Amplifying my discomfort was having to attend solo - my wife kept home with a sore throat. I ordered a cranberry and lime soda and lingered awkwardly at the edge of a couple of groups' conversations till more people arrived. I soon mixed in and began to relax.

The questions I asked myself in the hours before the party were:

1. Would having revealed my sober stance/lifestyle to the masses make me feel self conscious and awkward?

2. Would it become the object of lengthy and tiring conversation - having to justify/explain throughout the night why I had to take such a drastic step?

3. Would my drinking friends feel like I was criticising them?  

The hardest thing about answering questions about my sobriety is the fine line I have to walk between describing the benefits without coming across as criticising the other person, or their choice to drink. It's hard having to walk this line when what I really want to shout to as many people as possible is:

"I've never been so happy, healthy, fulfilled, productive, settled, confident, socially at ease, and self assured as I have been since I quit this evil poison. Giving up alcohol is, hands down, the best decision of my life and I feel like I've saved myself a considerable amount of future misery and anguish. I can't recommend the sober life enough!"

To aid the mental shifts you make when giving up a vice such as alcohol, I've found it necessary to adopt a fairly negative attitude towards every aspect of alcohol. But I've consciously not adopted the same negative attitude towards people who drink. That is their personal decision. It's none of my business. My wife still enjoys drinking wine, as do most of the people I know. I can hate the game but still love the players right?

Did I get asked about my sober life last night? Absolutely, but it was fine. I actually enjoyed talking about it, and it didn't dominate the night. The theme of the night was great conversation with lovely friends, standing for a good deal of it beside a toasty outdoor gas fire. Our discussions about drinking alcohol, quitting alcohol, and the role of booze in all of our lives were funny, serious, and mature. What I am finding is that many of my friends are changing the way they drink as they move towards their 40s, totally independantly of my decisions around it.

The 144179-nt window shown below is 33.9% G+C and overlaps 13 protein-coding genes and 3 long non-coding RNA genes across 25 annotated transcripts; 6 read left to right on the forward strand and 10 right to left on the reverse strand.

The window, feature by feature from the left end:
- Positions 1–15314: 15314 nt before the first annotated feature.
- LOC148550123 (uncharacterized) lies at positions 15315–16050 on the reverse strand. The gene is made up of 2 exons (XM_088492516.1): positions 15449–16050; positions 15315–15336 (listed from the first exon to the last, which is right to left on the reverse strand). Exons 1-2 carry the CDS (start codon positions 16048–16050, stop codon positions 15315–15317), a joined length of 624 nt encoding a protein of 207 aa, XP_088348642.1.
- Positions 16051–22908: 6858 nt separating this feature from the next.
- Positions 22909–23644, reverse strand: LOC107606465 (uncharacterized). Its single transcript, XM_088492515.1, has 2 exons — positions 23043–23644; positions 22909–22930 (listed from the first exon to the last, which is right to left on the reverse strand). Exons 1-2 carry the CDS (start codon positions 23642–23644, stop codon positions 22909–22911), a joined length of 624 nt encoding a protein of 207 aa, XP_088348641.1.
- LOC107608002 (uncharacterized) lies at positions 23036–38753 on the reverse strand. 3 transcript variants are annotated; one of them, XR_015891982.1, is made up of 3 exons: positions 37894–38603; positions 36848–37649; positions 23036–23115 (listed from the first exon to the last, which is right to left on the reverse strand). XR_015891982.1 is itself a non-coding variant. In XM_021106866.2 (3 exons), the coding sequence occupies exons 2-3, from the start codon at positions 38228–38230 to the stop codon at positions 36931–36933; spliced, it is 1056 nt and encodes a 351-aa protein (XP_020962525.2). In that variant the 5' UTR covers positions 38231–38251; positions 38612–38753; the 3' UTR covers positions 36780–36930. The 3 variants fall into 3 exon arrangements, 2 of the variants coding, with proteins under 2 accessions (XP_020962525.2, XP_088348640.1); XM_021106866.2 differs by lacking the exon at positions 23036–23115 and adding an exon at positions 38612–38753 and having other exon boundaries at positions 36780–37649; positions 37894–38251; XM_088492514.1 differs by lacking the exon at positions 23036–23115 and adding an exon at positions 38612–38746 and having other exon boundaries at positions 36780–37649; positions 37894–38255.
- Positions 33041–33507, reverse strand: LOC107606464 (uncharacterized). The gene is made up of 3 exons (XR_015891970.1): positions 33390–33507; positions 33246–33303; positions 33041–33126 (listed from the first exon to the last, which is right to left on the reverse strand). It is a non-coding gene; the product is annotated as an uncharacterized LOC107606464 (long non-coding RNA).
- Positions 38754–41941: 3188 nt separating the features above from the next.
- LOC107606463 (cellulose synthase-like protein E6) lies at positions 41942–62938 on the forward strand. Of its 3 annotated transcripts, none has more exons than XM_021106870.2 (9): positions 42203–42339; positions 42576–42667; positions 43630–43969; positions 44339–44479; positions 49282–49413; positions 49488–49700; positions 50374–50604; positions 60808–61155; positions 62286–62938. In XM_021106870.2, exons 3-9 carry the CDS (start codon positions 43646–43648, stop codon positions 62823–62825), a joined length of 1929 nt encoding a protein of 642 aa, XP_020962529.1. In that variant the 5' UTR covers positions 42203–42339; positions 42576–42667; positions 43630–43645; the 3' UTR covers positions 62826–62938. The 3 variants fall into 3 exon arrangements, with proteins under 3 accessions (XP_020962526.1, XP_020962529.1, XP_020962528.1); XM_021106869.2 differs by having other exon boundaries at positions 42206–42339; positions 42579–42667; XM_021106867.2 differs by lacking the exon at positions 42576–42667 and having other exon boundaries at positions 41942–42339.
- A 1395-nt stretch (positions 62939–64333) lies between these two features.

Since I shared the New Year's post several friends sent messages that they too had quit alcohol (one friend has been three years' sober) and had enjoyed similar improvements in their lives.

So, it seems I have company!

I also know that my friends remain my friends regardless of our respective stances on alcohol. We often build these things up into major issues in our mind when most people care little about it, other than the odd passing observance. Many don't even notice.    

Last night, I chatted to the stragglers outside as the party venue was locked around us then drove a car-load of the happy revellers home towards the dark outskirts of Christchurch.

Being defined by my sobriety is no longer something that bothers me.




   

Monday, 2 January 2017

A New Year to Remember

As the clock ticked over to a new year (and I hugged, kissed and shook hands with each member of this year's small group of revellers) my sobriety spanned across two years for the first time since I was was a young bullet-proof teen.